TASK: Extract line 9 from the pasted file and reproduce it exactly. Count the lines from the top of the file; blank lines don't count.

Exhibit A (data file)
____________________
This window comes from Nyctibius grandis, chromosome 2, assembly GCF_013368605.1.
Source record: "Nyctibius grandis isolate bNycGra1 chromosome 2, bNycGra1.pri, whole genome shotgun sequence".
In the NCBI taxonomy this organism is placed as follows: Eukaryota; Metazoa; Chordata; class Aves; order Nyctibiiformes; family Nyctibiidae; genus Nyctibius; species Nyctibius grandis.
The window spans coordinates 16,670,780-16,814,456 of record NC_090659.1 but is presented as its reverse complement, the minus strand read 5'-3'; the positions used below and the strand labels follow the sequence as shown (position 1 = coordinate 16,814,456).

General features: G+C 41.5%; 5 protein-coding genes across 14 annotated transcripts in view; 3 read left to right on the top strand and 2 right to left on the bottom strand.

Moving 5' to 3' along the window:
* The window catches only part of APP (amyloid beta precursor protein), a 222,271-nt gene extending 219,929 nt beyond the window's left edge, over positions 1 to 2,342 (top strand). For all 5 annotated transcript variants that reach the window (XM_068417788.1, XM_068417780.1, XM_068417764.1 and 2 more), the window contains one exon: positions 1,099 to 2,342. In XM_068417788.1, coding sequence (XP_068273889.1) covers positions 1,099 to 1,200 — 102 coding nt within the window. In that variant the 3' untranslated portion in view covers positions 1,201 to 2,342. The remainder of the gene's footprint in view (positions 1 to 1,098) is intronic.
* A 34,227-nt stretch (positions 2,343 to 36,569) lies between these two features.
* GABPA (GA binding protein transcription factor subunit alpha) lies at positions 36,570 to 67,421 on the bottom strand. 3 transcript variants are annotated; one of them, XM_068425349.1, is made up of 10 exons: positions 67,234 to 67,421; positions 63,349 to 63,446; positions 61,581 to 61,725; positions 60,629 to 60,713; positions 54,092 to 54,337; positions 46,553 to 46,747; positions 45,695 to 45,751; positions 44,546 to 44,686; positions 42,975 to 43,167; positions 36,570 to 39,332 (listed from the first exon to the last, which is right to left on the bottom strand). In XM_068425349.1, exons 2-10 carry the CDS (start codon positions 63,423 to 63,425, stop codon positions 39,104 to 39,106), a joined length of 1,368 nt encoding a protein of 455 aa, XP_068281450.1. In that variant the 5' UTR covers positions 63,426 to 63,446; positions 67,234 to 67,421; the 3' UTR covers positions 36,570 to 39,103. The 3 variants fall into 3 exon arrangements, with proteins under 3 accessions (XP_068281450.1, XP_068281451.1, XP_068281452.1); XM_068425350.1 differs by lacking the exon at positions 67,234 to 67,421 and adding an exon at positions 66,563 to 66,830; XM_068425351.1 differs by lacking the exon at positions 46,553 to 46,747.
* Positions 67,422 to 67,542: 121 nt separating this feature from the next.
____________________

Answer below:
* GABPA (GA binding protein transcription factor subunit alpha) lies at positions 36,570 to 67,421 on the bottom strand. 3 transcript variants are annotated; one of them, XM_068425349.1, is made up of 10 exons: positions 67,234 to 67,421; positions 63,349 to 63,446; positions 61,581 to 61,725; positions 60,629 to 60,713; positions 54,092 to 54,337; positions 46,553 to 46,747; positions 45,695 to 45,751; positions 44,546 to 44,686; positions 42,975 to 43,167; positions 36,570 to 39,332 (listed from the first exon to the last, which is right to left on the bottom strand). In XM_068425349.1, exons 2-10 carry the CDS (start codon positions 63,423 to 63,425, stop codon positions 39,104 to 39,106), a joined length of 1,368 nt encoding a protein of 455 aa, XP_068281450.1. In that variant the 5' UTR covers positions 63,426 to 63,446; positions 67,234 to 67,421; the 3' UTR covers positions 36,570 to 39,103. The 3 variants fall into 3 exon arrangements, with proteins under 3 accessions (XP_068281450.1, XP_068281451.1, XP_068281452.1); XM_068425350.1 differs by lacking the exon at positions 67,234 to 67,421 and adding an exon at positions 66,563 to 66,830; XM_068425351.1 differs by lacking the exon at positions 46,553 to 46,747.